YouTube's anti-vaccine content controversy: study shows no proof found

Researchers spoke to participants of the study trained by the World Health Organisation to specifically look for an anti-vaccine video on YouTube with as few clicks as possible. They were asked to begin their search from the first informational Covid-19 video uploaded by WHO on the video-streaming platform.

By  Storyboard18Sep 18, 2023 1:36 PM
YouTube's anti-vaccine content controversy: study shows no proof found
The average share of anti-vaccine or vaccine hesitancy videos remained below 6 percent at all steps in users' recommendation trajectories,” said Margaret Yee Man Ng, an Illinois journalism professor and lead author of the study. (Representative image via Unsplash)

A study published in the Journal of Medical Internet Research had earlier done research on whether YouTube’s recommendation system acted as a rabbit hole that led users to search for Covid-19 vaccine related content as well as anti-vaccine related videos. However, researchers found no evidence that pointed to YouTube being accused of promoting anti-vaccine content during the Coronavirus pandemic.

Researchers spoke to participants of the study trained by the World Health Organisation to specifically look for an anti-vaccine video on YouTube with as few clicks as possible. They were asked to begin their search from the first informational Covid-19 video uploaded by WHO on the video-streaming platform.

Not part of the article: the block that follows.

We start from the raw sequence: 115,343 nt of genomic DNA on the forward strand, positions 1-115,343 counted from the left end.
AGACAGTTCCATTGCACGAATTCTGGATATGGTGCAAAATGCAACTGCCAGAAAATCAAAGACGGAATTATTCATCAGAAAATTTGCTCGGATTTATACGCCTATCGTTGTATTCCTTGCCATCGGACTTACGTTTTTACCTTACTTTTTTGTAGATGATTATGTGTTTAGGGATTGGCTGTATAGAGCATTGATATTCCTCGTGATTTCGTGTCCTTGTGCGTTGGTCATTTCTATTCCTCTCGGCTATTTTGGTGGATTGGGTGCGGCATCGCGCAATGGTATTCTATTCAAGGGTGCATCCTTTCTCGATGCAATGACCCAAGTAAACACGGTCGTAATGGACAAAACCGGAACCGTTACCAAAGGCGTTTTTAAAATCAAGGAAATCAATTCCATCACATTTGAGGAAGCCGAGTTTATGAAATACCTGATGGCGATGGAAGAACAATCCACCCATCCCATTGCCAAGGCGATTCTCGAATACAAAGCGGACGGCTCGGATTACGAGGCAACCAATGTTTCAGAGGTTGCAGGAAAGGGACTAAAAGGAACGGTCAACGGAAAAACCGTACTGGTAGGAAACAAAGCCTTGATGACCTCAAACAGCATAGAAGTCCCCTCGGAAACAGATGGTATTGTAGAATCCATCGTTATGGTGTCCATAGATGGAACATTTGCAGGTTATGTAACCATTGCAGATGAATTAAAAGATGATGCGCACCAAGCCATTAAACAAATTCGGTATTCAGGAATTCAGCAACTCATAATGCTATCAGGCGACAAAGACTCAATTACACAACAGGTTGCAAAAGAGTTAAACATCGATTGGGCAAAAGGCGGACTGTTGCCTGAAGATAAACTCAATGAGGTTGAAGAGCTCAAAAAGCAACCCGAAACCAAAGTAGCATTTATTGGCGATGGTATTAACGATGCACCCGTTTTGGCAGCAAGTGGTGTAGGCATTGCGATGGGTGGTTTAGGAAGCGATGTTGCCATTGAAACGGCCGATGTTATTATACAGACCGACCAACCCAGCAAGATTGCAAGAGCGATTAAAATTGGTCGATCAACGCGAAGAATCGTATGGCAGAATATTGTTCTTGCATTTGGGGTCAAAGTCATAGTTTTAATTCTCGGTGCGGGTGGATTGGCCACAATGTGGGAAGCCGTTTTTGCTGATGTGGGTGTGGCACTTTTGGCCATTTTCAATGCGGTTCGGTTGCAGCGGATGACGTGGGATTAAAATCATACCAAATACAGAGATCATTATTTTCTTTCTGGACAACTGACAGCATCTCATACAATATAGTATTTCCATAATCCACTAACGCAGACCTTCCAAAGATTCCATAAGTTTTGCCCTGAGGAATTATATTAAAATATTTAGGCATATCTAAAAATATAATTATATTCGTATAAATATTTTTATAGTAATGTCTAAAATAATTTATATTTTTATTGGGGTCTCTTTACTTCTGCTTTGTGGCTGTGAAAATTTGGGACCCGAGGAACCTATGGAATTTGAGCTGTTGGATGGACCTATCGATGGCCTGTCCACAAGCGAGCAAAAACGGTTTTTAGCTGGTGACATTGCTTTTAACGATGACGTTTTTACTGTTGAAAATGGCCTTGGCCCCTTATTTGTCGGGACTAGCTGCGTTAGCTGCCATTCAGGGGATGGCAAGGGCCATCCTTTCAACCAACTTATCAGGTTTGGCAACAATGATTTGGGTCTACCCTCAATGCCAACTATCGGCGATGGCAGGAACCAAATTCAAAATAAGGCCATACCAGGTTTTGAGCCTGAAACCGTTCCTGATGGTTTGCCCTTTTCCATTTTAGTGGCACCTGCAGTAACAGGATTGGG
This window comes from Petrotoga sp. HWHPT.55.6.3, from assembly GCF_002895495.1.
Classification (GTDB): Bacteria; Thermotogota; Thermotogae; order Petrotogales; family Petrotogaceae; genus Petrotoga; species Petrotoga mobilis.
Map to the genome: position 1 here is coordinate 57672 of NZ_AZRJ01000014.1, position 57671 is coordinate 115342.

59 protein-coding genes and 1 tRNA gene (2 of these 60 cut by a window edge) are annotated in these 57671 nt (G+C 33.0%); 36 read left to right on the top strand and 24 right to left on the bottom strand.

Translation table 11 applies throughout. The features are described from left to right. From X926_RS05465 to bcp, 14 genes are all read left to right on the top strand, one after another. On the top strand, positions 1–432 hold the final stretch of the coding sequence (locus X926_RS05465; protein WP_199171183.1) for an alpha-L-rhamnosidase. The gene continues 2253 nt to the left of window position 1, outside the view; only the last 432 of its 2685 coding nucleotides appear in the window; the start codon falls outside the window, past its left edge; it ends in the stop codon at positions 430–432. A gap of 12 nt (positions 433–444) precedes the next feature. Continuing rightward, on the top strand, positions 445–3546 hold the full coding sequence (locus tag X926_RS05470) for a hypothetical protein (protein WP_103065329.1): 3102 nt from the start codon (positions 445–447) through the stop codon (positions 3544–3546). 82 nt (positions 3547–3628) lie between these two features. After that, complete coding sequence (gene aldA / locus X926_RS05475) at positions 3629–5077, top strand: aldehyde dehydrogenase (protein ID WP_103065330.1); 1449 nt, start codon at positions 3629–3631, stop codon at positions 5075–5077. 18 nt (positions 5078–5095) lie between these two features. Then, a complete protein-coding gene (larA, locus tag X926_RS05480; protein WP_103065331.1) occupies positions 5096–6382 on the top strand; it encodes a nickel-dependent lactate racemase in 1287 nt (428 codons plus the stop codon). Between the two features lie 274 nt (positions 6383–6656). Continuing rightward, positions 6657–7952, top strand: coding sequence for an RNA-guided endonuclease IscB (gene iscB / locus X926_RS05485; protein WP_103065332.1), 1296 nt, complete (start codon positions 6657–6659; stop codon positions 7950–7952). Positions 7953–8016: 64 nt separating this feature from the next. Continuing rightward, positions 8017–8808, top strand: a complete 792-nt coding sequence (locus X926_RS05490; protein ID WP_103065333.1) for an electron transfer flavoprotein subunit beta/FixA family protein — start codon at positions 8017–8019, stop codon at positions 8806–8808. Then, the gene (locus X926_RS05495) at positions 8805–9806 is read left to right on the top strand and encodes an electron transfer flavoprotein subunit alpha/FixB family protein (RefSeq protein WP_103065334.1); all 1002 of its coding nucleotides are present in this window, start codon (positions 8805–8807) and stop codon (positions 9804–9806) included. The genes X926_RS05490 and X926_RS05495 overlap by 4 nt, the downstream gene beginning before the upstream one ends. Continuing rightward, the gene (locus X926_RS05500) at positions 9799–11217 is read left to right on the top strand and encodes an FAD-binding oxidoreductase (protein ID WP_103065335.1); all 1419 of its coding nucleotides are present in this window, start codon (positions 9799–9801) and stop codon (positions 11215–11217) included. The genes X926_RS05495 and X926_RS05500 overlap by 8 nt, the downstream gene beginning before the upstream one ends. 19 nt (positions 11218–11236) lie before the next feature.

The group of researchers analysed over 27000 videos recommended by YouTube, using machine learning methods to segregate anti-vaccine content. Margaret Yee Man Ng, a journalism professor in Illinois and lead author of the study said, "We found no evidence that YouTube promotes anti-vaccine content to its users. The average share of anti-vaccine or vaccine hesitancy videos remained below 6 percent at all steps in users' recommendation trajectories,” said Margaret Yee Man Ng, an Illinois journalism professor and lead author of the study.

Initially, researches were only trying to figure out YouTube’s content recommendations technique and if this technique drives users towards anti-vaccine content. UN Global Pulse researcher Katherine Hoffmann Pham said, “We wanted to learn about how different entities were using the platform to disseminate their content so that we could develop recommendations for how YouTube could do a better job of not pushing misinformation."

“Contrary to public belief, YouTube wasn't promoting anti-vaccine content. The study reveals that YouTube's algorithms instead recommended other health-related content that was not explicitly related to vaccination,” Pham added.


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First Published on Sep 18, 2023 1:36 PM

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